Skywatchers are excitedly awaiting the total lunar eclipse that will occur tonight between 2:41 a.m. and 3:53 a.m. EST, and if you intend to stay awake to watch this amazing sight, then by all means read the Space.com description of the 12 stages of the eclipse. Joe Rao’s article thoughtfully explains what you will see as the moon transits through different portions of the earth’s shadow. I wholeheartedly recommend it — if you want to wallow in astronomical nonsense. Oh, I’m sure Joe Rao’s piece is backed up by an abundance of scientific facts and observations, if you care to put your faith in such things. But those of us well-versed in the ancient wisdoms know that the real 12 stages of a lunar eclipse are as follows: 1. Faint penumbral dimming of the moon’s disk. 2. Pervasive creeping sensations of unease. 3. Howling of wolves. 4. Unclean things walk the earth; Dick Cheney rises from the grave. 5. Contortion of the zodiac. 6. Intrusion of strange dimensions. 7. Universal gibbering madness. 8. Cthulhu. 9. A glimmer of sanity in the chaos. 10. Restoration of Euclidean geometry. 11. Fungal Mi-go from Yuggoth return captive brains to their rightful owners. 12. Applause, followed by waffles for breakfast.
Tag Archives | Horror
About 700 clowns attended the Fifteenth International Clown Convention in Mexico City last Wednesday, where attendees set a new record. After laughing for 15 minutes, the clowns could not break the "laughing world record" but were able to break the national record in Mexico. Clowns from the United States, Peru, Guatemala, Dominican Republic, Nicaragua and other countries attended three days of meetings, which began on 18 October, participating in conferences, exhibitions and make up competitions.
[Here's] a slow motion version of the Olsen Twins "Gimme Pizza?" Yes, folks, 2010 seems to be the year the internet discovered that slowing things down makes them over 9000 times better. The slow version of Gimme Pizza is so creepy that you won't be able to look away. The Olsens' repetitive dance — seriously, they're doing the same thing in every shot — is weird enough, but it's their friends who really steal the show. I'll be having nightmares about the "whipped cream pouring like waterfalls" kid for a week.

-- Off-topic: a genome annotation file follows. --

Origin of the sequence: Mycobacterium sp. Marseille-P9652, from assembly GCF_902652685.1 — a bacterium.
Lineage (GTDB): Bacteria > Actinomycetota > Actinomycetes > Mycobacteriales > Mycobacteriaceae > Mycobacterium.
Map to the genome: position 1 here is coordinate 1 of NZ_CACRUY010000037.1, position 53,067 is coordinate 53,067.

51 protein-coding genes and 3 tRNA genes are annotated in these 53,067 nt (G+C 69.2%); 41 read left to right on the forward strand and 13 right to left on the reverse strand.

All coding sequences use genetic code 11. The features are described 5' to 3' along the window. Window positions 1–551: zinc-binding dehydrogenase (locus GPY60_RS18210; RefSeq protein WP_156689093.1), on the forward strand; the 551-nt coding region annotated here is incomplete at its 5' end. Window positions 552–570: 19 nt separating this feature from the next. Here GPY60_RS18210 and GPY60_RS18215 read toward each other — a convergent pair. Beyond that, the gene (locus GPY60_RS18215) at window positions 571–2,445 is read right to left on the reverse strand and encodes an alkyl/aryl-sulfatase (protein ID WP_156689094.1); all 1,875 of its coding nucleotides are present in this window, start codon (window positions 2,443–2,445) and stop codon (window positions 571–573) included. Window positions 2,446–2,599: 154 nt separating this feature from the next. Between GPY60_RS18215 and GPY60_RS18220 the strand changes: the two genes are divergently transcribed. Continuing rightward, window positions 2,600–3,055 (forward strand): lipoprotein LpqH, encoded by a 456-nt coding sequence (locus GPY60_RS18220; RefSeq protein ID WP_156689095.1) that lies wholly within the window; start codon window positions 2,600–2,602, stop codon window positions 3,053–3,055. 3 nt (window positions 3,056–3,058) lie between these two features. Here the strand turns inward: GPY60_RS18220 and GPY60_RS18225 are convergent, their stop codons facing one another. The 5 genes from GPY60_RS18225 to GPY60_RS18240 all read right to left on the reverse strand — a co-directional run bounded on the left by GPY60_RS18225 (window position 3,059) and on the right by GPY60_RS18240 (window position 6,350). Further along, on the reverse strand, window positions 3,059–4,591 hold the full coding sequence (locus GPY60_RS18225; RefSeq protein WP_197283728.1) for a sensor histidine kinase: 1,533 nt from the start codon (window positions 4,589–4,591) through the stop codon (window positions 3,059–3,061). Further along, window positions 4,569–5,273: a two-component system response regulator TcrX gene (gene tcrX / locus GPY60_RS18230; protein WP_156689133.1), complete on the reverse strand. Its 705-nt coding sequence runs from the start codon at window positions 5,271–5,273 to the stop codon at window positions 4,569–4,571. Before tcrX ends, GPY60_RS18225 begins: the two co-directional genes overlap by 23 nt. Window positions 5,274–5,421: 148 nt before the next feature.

Delana at Web Urbanist reports on Mexico’s Island of Misfit Toys:
On a dark and creepy island in the canals of Xochimico near Mexico City sits what might be the world’s strangest and scariest tourist attraction ever. However, this sad island was never meant to be a stop on tourists’ holiday itineraries. The Island of the Dolls was dedicated to the lost soul of a poor little girl who met her fate too soon.
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The Island of the Dolls (Isla de las Munecas) sits in the canals south of Mexico City and is the current home of hundreds of terrifying, mutilated dolls. Their severed limbs, decapitated heads, and blank eyes adorn trees, fences and nearly every available surface. The dolls appear menacing even in the bright light of midday, but in the dark they are particularly haunting.
Not surprisingly, the island’s origins lie in tragedy. The story goes that the island’s only inhabitant, Don Julian Santana, found the body of a drowned child in the canal some 50 years ago.
Have you ever wondered what The Call of Cthulhu was all about but didn’t want to go to the bother of reading the H.P. Lovecraft story? Wonder no more. This is a cute and concise summary that anyone can understand:[Image at right: An interpretation of Cthulhu in the sunken city of R’lyeh. By Dominique Signoret via Wikimedia Commons.]
The top headline of the front page of the New York Times remains unaltered in my story headline, except for what the word “risk” really means. In my mind the sense of an “alter ego” sounds like a horror story, not a financial or economic one…
LOUISE STORY and ERIC DASH report in the New York Times:
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In the years before its collapse, Lehman used a small company — its “alter ego,” in the words of a former Lehman trader — to shift investments off its books.
The firm, called Hudson Castle, played a crucial, behind-the-scenes role at Lehman, according to an internal Lehman document and interviews with former employees. The relationship raises new questions about the extent to which Lehman obscured its financial condition before it plunged into bankruptcy.
While Hudson Castle appeared to be an independent business, it was deeply entwined with Lehman. For years, its board was controlled by Lehman, which owned a quarter of the firm.